The Chairman of the US Senate's Homeland Security & Governmental Affairs Committee (HSGAC) which investigated digital currencies in November has responded positively to the creation of a new state bankers' task force to perform its own study into what sort of regulation is necessary.
The new "Emerging Payments Task Force" comes from the Conference of State Bank Supervisors (CSBS), a national meeting group of regulators from all states "dedicated to advancing the state banking system" in the US at a federal level. It aims to study the impacts and potential consumer protection issues arising from new payment method technologies, including bitcoin, among several others.
HSGAC Chairman Senator Tom Carper (D-Del) issued a press statement earlier approving the move, saying he wanted to ensure governments "are adequately protecting consumers and addressing lawbreakers without hindering innovation".
"That’s why I am encouraged that the Conference of State Bank Supervisors is paying attention to this evolving technology and looking for ways to better coordinate oversight to protect consumers and local communities.
While there is still more work to be done, this is an important step. I encourage federal and state agencies and local entities, including banks, to further their collaboration so consumers and businesses can understand the rules of the road and be well served by them.”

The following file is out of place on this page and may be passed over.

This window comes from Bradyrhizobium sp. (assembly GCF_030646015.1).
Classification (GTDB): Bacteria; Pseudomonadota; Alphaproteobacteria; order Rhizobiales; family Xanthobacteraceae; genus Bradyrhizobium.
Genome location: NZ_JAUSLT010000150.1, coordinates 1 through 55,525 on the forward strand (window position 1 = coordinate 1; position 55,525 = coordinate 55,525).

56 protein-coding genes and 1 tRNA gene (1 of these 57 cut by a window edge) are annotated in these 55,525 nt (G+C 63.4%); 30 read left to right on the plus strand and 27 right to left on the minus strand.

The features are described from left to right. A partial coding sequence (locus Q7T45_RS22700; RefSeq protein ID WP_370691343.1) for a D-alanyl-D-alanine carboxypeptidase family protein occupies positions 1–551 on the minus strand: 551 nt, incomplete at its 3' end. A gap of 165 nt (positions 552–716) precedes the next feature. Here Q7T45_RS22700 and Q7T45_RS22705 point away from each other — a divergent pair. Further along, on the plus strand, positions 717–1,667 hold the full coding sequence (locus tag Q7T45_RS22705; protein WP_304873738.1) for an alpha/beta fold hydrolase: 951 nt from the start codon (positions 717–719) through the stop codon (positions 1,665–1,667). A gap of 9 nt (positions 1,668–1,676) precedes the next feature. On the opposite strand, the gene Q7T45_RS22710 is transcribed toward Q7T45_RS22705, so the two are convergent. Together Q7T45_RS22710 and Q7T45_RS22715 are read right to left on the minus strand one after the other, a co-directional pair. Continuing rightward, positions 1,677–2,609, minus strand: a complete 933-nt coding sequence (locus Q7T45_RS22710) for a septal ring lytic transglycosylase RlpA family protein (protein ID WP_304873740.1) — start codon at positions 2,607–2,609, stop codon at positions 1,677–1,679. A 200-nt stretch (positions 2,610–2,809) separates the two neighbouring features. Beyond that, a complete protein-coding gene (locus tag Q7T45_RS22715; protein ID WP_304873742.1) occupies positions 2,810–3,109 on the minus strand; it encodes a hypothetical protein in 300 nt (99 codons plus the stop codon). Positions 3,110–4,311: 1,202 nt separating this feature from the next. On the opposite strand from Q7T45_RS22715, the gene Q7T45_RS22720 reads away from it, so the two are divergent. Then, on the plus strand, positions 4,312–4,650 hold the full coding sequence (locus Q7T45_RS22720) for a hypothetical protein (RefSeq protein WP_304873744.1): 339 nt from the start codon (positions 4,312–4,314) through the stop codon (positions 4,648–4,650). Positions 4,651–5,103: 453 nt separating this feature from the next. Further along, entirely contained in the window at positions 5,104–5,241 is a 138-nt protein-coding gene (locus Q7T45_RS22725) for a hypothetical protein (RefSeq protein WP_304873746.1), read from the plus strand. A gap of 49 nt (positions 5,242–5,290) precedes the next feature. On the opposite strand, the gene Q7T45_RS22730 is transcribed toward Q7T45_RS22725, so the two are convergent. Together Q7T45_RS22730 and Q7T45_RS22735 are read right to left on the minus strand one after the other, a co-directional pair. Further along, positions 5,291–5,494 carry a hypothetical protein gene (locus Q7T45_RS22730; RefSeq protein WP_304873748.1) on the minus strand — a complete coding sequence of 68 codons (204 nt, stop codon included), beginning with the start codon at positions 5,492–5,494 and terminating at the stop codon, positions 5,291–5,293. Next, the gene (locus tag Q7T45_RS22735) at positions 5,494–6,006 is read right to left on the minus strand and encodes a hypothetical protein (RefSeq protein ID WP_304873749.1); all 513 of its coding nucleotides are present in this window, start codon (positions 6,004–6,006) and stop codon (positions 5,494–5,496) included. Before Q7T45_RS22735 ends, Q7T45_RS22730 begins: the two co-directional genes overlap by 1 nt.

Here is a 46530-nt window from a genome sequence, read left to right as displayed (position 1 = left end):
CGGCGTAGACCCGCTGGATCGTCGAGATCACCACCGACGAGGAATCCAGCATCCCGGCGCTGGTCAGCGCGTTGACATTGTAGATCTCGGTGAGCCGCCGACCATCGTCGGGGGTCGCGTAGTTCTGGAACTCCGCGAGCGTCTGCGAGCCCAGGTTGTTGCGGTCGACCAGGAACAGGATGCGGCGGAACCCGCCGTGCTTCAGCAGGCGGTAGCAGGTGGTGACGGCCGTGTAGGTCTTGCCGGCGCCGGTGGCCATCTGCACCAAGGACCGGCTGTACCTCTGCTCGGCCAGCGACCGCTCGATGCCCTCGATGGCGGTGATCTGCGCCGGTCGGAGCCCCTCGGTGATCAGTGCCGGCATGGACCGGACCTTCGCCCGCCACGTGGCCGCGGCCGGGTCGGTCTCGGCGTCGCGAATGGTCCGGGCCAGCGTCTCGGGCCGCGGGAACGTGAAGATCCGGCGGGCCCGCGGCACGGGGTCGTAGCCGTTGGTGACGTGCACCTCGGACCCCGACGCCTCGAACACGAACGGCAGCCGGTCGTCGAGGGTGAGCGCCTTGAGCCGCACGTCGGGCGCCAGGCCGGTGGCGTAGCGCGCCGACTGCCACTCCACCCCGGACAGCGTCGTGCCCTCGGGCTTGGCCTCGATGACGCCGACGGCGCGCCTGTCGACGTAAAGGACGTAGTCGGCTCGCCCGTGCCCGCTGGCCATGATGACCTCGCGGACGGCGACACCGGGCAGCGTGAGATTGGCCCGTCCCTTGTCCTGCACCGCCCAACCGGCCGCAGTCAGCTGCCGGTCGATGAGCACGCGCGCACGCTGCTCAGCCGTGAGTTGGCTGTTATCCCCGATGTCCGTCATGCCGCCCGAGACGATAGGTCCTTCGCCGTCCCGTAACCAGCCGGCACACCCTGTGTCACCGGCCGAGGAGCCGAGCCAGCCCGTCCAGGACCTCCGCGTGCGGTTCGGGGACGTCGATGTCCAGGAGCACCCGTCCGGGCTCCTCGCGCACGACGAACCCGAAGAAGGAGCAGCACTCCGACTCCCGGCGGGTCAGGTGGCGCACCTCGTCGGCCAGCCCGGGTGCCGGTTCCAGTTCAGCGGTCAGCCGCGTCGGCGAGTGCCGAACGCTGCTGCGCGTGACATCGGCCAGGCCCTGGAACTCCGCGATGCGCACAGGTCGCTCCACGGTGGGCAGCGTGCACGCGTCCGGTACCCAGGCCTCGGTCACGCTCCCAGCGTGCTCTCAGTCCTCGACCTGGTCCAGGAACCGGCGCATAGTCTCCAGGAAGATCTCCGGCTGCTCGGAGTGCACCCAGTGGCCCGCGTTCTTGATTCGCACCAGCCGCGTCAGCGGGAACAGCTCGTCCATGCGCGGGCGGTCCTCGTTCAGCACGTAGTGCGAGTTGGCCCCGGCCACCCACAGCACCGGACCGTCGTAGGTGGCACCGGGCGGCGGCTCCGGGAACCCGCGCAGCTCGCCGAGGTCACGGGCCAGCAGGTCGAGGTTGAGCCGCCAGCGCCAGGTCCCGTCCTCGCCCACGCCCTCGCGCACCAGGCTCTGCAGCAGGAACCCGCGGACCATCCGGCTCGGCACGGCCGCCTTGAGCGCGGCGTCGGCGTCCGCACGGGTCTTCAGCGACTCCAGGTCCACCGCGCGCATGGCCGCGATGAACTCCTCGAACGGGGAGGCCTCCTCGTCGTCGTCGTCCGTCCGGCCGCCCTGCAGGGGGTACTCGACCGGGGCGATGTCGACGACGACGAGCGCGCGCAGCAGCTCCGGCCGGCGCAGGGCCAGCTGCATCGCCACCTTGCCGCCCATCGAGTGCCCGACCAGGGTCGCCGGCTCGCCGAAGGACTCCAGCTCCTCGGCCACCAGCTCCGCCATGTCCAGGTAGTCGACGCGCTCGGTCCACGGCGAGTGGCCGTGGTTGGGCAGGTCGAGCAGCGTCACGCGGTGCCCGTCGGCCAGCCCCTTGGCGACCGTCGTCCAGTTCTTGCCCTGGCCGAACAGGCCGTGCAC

Digital currency stakeholders
The Task Force will speak to a "broad range of stakeholders" in the virtual currency and payments sphere, including state and federal regulators, people in the industry, and other experts. It too believes there must be enough regulation to protect participants but not at the expense of progress.
"State regulators welcome a robust and focused dialogue about the benefits and risks of innovations to payment systems," said CSBS Chairman and Kentucky Department of Financial Institutions Commissioner Charles A. Vice. "We seek an environment where technological innovation can be developed, but also regulated in a clear manner."
The Task Force will include state regulators from nine states, including Superintendent of New York State Department of Financial Services Benjamin Lawsky, who oversaw that Department's recent hearings into digital currencies and who also promotes special 'BitLicence' money transmitter regulations specific to such systems.
On its website, the Conference of State Bank Supervisors introduces itself thus:
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